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For those of you who do not know the name, Bryan Stow, I encourage you to learn about him and how disrespect for all things related to risk management and resultant poor security programs should be a lesson to those that approve your budget. Stow is one of the reasons Frank McCourt lost control of the Los Angeles Dodgers (no relation by the way...the Dodgers are not my fault).
Stow is a San Francisco Giants season ticket holder and father of two, who attended a Giants at Dodgers game, wearing a Giants jersey. After the game he was beaten by several Dodgers’ fans in the stadium parking lot and (as of May 2nd) remains in a medically induced coma in an LA hospital.
Beyond the tragedy, T.J. Simers of the LA Times tells a story of arrogance toward risk, budget cuts and accountability for the safety and comfort of customers and stakeholders and ongoing concerns regarding security at Dodgers Stadium. Last year McCourt fired long-time security chief, Shahram Ariane (he is a 20-year veteran of the U.S. Secret Service) and assigned security to a person with commercial real estate, not security experience. While McCourt called the attack an “isolated incident” and said he was satisfied with security at the stadium, LA Chief of Police Charlie Beck announced that security had been removed from McCourt’s control, noting that fans will see LA police officers upon both entering and exiting the stadium.
Shortly after losing control of security and facing liability over the attack on Stow, Major League Baseball relieved McCourt from control of the team. J. Thomas Schieffer, the Major League Baseball’s appointed monitor, quickly announced the hiring of new security executive, retired Los Angeles Police Department Captain Rich Wemmer. Whatever security personnel and infrastructure budget the Dodgers saved, the resulting risk and loss would appear to be exponentially higher in brand risk and financial exposure. While I used this story as an example of penny-wise pound-foolish risk management, I have also asked Lou Marciani, executive director of the National Center for Spectator Sports Safety and Security, to share a few ideas on the subject.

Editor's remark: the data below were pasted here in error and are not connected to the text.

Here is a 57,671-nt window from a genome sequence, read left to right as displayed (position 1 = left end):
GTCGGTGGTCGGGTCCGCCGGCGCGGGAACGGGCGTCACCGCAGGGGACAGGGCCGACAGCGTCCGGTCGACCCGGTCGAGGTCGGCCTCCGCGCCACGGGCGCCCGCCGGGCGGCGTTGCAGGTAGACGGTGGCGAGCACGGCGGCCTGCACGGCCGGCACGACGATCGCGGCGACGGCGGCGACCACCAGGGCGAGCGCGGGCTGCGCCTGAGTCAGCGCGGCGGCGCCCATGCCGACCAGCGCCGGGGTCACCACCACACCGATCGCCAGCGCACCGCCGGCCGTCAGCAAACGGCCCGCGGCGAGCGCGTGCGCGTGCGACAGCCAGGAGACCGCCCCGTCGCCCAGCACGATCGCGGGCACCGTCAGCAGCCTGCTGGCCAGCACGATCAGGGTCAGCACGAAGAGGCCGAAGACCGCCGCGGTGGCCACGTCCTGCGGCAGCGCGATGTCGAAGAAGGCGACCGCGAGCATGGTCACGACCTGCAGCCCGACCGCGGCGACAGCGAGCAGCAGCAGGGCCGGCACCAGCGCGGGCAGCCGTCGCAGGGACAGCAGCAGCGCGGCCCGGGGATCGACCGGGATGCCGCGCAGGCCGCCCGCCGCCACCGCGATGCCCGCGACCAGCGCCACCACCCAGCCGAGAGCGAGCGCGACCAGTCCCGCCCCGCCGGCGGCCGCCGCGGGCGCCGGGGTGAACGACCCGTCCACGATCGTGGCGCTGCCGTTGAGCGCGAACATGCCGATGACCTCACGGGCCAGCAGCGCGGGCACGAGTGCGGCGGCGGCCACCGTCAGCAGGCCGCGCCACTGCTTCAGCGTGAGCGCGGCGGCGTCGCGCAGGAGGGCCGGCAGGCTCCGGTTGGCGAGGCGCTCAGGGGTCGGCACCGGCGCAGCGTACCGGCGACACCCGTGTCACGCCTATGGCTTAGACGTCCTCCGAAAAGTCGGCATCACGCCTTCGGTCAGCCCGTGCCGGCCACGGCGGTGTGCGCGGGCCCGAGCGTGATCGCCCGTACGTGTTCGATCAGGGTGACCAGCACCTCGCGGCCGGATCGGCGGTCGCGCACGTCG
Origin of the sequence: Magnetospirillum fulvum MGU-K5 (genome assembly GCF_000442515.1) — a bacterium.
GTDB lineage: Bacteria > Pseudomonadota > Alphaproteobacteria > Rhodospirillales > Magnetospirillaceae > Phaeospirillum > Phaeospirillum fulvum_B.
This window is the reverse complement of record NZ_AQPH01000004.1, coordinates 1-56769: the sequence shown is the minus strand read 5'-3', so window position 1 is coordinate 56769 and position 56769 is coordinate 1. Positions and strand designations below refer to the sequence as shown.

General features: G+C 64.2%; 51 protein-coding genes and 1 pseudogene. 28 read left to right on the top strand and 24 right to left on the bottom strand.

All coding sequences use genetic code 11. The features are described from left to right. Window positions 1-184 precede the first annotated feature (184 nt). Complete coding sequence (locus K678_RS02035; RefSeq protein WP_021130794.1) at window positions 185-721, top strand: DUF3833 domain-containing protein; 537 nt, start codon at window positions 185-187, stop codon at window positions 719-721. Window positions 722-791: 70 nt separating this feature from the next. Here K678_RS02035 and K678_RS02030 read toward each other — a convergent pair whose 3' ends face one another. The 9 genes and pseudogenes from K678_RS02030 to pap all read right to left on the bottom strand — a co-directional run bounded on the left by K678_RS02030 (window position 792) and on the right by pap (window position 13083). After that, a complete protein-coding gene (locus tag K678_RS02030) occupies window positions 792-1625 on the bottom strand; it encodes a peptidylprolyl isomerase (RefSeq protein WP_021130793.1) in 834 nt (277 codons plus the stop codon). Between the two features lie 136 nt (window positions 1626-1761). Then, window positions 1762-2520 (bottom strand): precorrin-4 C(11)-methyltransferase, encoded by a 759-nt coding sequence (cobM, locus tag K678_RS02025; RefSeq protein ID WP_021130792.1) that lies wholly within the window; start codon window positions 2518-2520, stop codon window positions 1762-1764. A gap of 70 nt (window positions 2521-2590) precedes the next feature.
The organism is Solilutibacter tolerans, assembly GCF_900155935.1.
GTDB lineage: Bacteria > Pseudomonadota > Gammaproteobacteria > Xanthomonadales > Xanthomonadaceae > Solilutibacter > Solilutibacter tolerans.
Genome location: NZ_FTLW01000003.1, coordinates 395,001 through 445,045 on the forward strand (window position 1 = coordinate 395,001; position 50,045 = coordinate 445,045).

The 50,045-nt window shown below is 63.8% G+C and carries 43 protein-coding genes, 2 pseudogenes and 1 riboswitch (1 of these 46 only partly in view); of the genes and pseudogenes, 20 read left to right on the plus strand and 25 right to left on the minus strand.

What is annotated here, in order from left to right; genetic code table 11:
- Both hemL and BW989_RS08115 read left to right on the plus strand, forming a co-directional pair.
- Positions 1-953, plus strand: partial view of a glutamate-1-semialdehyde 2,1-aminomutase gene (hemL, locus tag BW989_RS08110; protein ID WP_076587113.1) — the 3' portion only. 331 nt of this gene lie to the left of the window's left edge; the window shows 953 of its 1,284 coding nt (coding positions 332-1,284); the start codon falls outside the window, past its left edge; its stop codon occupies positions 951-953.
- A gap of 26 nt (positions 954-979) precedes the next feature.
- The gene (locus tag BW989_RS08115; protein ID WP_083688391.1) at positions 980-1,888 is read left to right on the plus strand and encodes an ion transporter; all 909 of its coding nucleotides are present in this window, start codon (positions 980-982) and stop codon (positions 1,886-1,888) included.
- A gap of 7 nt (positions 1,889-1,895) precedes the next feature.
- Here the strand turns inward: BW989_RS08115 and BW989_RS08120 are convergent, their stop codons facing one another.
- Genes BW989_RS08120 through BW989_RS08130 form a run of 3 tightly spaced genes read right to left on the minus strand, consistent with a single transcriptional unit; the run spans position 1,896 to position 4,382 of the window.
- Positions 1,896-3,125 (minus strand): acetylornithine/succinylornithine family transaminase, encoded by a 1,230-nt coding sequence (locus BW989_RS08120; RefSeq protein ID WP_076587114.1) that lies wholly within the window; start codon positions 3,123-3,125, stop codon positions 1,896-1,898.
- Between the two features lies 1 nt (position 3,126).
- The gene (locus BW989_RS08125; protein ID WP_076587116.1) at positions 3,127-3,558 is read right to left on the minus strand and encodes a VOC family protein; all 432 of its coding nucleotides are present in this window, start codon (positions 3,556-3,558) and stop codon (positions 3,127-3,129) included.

Mr. Marciani comments:
“People, process and technology are parts of the formula for balancing safety and security with the fan experience. Each event has its own unique risk factors. This was opening day plus rivalry! Risk management and risk assessment are standard practices in all public and private work environments. People act recklessly, foolishly, negligently and criminally. We are only a few minutes between a great game day experience and a violent one, an entertained crowd and a rioting mob. The process should have been started with a game day security plan. Designing a game day security plan would have implied knowing exactly what risk factors should have been addressed. This cannot be done if risk factors have not been identified. Without risk assessment, security gets reduced to simply assigning warm security bodies without strategy or design. Or identified that the video cameras at the parking lots are ineffective because of lighting and the number of uniformed police was insufficient based on opening day standards or gathering of threat intelligence.
“My recommendation is a game day security plan. A well-documented game day security plan will permit everyone to be thinking consistently and in agreement with management. The plan should take into consideration the following:
While Dan Mullin, vice-president of the Department of Investigations for Major League Baseball, leads an excellent security program for the entire league, individual team and stadium ownership must still evaluate and invest in risk mitigation. Learn more about sports security at www.ncs4.com
Editor's Update: The Stow family filed a lawsuit against the Los Angeles Dodgers and owner Frank McCourt that lists McCourt's "lavish lifestyle" and his "messy divorce" as reasons for why Dodgers Stadium was unable to provide adequate security detail on the night of Stow's beating. The lawsuit claims that the Los Angeles Dodgers are liable for the attack because of their poor track record securing the stadium, which exposed Bryan Stow to "criminal acts of third parties." Also under scrutiny, according to the lawsuit, is the 10-15 minutes it took the stadium security to respond to Stow after the attack immediately happened.